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Sonthi satisfied with outcome

Junta chief General Sonthi Boonyaratglin conceded yesterday that support for the new charter was lower than expected in the referendum, but said he was satisfied with the outcome.

Published on August 21, 2007



Sonthi satisfied with outcome

Noranit Settabutr, chairman of the Constitution Drafting Assembly, second from right, receives the official voting results on the charter referendum from Election Commissioner Praphan Naikowit at Parliament yesterday.

"I previously expected a majority vote of 60 to 65 per cent but, in a democracy, a majority of one vote indicates a passage of the charter," he said in reference to the referendum support of 56.69 per cent.

Sonthi spoke to Channel 9 yesterday morning from Kuala Lumpur where he is on an official visit.

He said he did not anticipate that voters in the Northeast would reject the charter or that residents in the North would just back it.

"I think many people have yet to gain an understanding of the charter provisions," he said.

He blamed anti-coup campaigners for spreading false information about the draft provisions.

He said he would instruct soldiers to reason with the public, many of whom have not read the charter draft.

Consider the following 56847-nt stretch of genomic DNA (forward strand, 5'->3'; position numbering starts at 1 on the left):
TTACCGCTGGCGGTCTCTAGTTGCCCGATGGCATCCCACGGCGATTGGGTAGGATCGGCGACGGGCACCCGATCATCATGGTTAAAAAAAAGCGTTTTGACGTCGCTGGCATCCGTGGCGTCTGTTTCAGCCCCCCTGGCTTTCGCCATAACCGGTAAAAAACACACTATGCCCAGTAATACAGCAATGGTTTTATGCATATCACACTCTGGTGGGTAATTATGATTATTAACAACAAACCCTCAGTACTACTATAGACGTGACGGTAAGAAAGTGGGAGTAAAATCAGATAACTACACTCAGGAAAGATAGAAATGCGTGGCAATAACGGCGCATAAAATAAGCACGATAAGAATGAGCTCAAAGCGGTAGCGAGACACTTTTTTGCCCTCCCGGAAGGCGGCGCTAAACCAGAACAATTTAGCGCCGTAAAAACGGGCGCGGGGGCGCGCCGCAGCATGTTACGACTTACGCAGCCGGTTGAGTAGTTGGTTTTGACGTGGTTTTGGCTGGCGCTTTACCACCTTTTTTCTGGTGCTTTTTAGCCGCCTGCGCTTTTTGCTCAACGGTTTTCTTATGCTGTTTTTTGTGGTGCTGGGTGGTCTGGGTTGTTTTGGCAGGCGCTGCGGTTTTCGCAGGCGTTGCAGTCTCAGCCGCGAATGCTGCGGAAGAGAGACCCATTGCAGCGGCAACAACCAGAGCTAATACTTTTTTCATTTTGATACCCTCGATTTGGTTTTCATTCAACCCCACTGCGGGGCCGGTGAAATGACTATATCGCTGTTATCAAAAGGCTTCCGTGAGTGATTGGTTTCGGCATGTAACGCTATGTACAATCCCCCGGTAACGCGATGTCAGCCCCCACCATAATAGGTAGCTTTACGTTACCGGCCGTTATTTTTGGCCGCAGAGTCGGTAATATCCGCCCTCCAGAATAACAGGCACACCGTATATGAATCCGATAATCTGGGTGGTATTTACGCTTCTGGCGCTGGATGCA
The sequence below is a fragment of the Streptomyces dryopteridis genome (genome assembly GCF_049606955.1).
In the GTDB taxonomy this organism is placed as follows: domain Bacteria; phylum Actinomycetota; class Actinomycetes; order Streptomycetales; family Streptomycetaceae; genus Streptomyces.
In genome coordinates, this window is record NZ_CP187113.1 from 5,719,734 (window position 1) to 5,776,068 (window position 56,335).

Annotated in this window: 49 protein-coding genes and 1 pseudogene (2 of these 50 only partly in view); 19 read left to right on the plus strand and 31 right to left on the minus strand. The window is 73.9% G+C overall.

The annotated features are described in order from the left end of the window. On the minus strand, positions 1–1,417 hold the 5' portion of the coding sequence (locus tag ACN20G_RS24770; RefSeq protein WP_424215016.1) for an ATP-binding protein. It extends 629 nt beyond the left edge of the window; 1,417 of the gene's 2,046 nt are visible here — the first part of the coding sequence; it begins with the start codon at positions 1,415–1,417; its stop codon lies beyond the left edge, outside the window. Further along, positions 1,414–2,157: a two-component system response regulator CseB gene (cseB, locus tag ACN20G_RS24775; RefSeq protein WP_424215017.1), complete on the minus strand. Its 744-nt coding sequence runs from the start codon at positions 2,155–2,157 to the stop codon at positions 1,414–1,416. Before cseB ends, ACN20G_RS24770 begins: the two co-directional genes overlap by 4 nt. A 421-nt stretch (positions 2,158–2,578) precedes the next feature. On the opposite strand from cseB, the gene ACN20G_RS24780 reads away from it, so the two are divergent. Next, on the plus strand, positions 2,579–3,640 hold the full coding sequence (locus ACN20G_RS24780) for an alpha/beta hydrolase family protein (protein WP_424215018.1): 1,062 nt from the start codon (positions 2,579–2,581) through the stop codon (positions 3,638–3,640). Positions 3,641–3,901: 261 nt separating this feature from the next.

Sonthi said enforcement of martial law in selected border provinces would continue for security reasons and had nothing to do with preparations for the election.

"The general election will proceed as has been planned and security measures will not impact on campaigning."

He reiterated that the poll should take place by year's end unless there were unforeseen circumstances.

He said he would not comment on his future before his retirement on September 30.

Air Force chief Air Chief Marshal Chalit Pukbhasuk said Sunday's referendum was a success because the "yes" vote topped those who voted "no" by almost 20 per cent.

With the charter paving the way for the general election, it was a good time for rival camps to stop protesting and allow the country to move forward, he said.

Meanwhile, rumours spread yesterday that the government might transfer provincial governors and local police chiefs who failed to ensure a "yes" vote in their areas on the charter.

But a security official, speaking on condition of anonymity, denied there would be any punishment of officials in areas where the charter was rejected.

"The annual rotations of soldiers, policemen and civilians will take place in September and has nothing to do with the referendum vote," he said.


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